A brain-injured baby’s
journey to recovery
AUTHOR: Norma DELGARNO
Publisher: Wildcat Publications, Rotorua NZ
Cover Illustration and Epilogue: Karl ROTHKO
Within the pages of Norma’s book, I found inspiration, shared her frustrations and dreads, admired her stubborn determination to raise Karl. I delighted in Karl’s accomplishments, miracles and successes. I discovered much about health conditions of which I’d never before heard, and even more than I would have expected about myself.
Karl’s birth was five weeks premature, and a breech presentation. His life was spent fighting against physiological and neurological damages that had arisen in utero from a rare and little known condition (Toxoplasma gondii, a form of parasite that invades important systems – including the central nervous system – within the developing foetus) commonly referred to as Toxoplasmosis. The condition – which never presented any symptoms to Karl’s mother while pregnant – caused numerous ailments: “anaemia, anoxia, hypoglycaemia, thrombocytopenia; enlarged heart, spleen and liver, dangerously low platelet counts, twitching and trembling [spasms]”. The condition of his blood caused purplish skin lesions “thrombocytopenia”, which gradually faded or healed with transfusions and blood treatment. There was a likelihood of Karl having or developing leukaemia. Eye lesions which caused loss of sight were discovered, and Karl had developed hydrocephalus (“water-on-the-brain”). Karl’s parents were warned that toxoplasmosis can invade the very substance of the brain itself, consuming healthy brain cells, leaving scarring, holes and gaps.
Karl and his mother had to fight ignorance, apathy, prejudice – from medical personnel, teachers, frightened and embarrassed family and friends. Yet Norma also found support from kindly nursing and neurological staff and specialists, teachers, and “true” friends” who not only helped Norma look after Karl, but to look after herself.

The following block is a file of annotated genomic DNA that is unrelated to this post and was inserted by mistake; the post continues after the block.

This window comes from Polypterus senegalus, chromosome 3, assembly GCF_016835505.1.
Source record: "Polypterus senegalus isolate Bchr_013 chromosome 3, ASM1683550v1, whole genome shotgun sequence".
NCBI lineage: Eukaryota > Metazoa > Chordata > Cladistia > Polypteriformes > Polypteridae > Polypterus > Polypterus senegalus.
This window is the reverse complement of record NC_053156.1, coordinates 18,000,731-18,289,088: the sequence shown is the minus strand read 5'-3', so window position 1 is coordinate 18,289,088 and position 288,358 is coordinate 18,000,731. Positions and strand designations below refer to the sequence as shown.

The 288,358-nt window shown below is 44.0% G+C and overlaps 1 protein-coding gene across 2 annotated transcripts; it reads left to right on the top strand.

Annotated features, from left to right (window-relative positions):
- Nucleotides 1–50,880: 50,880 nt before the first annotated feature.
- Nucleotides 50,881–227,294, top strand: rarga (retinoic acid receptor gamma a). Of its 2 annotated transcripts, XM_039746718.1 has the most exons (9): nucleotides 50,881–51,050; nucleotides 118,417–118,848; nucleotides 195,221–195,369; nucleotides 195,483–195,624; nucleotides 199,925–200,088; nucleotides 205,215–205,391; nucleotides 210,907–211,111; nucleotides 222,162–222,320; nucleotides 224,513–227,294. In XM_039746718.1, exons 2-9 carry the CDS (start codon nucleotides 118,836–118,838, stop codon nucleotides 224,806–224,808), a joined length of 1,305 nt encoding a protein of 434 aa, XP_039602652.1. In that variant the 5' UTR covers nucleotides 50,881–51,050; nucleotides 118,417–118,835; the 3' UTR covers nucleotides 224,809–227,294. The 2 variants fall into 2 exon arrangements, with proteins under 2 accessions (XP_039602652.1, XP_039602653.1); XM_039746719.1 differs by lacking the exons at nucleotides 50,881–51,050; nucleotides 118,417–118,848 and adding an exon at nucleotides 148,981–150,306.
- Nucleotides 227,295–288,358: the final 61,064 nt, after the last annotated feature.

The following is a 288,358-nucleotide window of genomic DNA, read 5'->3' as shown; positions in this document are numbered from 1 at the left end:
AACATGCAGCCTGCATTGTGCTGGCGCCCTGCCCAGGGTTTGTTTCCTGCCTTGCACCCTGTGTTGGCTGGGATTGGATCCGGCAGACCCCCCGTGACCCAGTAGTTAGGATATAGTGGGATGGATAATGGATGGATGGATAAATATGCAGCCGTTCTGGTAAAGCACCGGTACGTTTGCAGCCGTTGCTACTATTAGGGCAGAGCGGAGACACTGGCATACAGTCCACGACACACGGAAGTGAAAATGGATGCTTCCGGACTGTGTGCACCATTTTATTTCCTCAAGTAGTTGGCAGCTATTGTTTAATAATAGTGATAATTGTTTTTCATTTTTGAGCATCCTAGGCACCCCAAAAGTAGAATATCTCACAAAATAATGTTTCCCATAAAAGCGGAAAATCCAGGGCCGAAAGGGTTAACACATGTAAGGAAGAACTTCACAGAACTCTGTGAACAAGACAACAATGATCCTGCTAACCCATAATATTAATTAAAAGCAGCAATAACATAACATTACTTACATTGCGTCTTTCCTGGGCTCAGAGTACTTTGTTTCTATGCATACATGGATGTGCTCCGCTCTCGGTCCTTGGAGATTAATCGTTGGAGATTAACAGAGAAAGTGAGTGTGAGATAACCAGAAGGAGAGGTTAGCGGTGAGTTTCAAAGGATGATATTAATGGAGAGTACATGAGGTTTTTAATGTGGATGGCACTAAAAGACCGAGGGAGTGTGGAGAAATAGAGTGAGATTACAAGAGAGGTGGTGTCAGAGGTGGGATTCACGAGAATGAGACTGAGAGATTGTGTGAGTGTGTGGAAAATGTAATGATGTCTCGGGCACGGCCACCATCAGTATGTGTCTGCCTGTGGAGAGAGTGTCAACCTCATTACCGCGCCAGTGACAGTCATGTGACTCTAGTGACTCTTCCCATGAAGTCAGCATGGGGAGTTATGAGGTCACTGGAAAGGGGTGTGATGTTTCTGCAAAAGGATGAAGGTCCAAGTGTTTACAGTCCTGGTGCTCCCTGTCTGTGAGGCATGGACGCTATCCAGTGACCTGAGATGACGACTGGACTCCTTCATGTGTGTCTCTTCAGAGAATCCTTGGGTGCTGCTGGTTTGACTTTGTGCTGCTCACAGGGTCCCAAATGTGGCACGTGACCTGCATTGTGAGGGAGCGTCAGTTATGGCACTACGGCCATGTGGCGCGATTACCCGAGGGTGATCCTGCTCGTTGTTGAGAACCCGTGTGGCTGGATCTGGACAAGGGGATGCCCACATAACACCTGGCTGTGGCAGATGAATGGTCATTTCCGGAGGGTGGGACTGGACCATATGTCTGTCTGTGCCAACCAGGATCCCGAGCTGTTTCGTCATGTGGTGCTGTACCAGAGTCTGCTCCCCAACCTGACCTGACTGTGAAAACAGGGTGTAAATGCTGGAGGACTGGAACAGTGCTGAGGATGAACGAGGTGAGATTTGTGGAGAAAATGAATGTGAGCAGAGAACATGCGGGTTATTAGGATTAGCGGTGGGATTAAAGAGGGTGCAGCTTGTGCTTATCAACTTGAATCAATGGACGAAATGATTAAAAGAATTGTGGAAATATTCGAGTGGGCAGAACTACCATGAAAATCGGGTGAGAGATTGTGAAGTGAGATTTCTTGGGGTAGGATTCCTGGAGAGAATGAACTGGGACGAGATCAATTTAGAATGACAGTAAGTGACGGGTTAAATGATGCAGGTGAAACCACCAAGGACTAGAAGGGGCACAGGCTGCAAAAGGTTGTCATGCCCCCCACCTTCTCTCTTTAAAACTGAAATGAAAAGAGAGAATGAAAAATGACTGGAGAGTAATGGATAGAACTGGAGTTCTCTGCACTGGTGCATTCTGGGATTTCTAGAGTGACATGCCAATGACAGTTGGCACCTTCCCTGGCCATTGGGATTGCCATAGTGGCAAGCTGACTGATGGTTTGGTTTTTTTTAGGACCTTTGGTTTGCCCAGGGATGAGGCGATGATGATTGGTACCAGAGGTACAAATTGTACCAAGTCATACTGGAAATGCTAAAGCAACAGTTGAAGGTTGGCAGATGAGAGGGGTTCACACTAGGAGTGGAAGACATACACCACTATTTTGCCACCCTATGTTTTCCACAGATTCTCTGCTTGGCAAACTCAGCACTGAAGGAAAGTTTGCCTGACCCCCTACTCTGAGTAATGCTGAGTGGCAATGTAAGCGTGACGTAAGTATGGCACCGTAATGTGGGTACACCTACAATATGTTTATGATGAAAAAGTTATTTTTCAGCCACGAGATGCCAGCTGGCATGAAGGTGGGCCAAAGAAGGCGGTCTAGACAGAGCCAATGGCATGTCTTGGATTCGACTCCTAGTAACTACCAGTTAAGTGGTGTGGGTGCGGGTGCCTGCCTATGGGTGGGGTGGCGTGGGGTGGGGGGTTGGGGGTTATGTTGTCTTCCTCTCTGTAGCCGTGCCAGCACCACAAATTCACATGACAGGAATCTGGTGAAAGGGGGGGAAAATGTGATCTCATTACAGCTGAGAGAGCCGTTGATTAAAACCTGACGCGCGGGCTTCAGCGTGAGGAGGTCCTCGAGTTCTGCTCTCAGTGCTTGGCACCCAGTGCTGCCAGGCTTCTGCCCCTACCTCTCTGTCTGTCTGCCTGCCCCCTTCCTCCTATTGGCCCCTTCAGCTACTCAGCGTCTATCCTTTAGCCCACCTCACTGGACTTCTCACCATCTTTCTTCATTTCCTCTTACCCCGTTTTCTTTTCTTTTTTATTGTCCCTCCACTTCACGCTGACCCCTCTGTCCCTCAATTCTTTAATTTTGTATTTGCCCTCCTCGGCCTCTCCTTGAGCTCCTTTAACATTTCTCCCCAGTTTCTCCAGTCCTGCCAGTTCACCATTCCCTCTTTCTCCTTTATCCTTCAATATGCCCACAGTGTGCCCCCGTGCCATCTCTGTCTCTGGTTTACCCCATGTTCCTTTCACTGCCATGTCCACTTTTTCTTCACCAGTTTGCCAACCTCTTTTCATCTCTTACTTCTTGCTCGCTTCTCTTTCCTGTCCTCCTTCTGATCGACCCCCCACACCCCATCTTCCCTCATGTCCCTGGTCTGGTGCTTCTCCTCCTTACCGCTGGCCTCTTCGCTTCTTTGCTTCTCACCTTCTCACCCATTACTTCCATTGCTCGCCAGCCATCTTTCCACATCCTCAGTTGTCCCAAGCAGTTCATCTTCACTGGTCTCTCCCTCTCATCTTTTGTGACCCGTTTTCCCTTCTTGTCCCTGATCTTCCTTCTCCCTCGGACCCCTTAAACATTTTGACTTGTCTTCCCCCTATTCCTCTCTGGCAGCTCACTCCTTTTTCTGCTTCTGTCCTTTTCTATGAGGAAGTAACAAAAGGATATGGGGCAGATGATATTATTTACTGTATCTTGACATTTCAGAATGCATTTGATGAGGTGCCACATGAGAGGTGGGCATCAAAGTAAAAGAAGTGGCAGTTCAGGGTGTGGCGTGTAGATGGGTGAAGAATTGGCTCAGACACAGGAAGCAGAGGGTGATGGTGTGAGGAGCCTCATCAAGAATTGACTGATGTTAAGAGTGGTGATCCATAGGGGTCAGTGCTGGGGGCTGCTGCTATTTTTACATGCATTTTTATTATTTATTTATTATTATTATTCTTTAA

A reviewer probably should not include a “spoiler’ – but look at by whom the book’s cover is illustrated and the Epilogue is written. Karl is a successful artist, holds a working job, and has a wisdom of life many “abled” among us fail to achieve.
This is a “must read” for anyone – a general readership, not only those with interest in children with special needs. (Although, as a retired teacher who met many children with special needs, I found myself wishing now I’d been armed with Norma’s experiences, skills and devotion.) Norma has also provided an Appendix defining clearly three significant challenges Karl had to face.
Norma’s writing style throughout is anecdotal, conversational and flows easily. I read this solely for two days, turning aside from other media as it so readily drew me into their lives. A most pleasurable read, with such a satisfying outcome.
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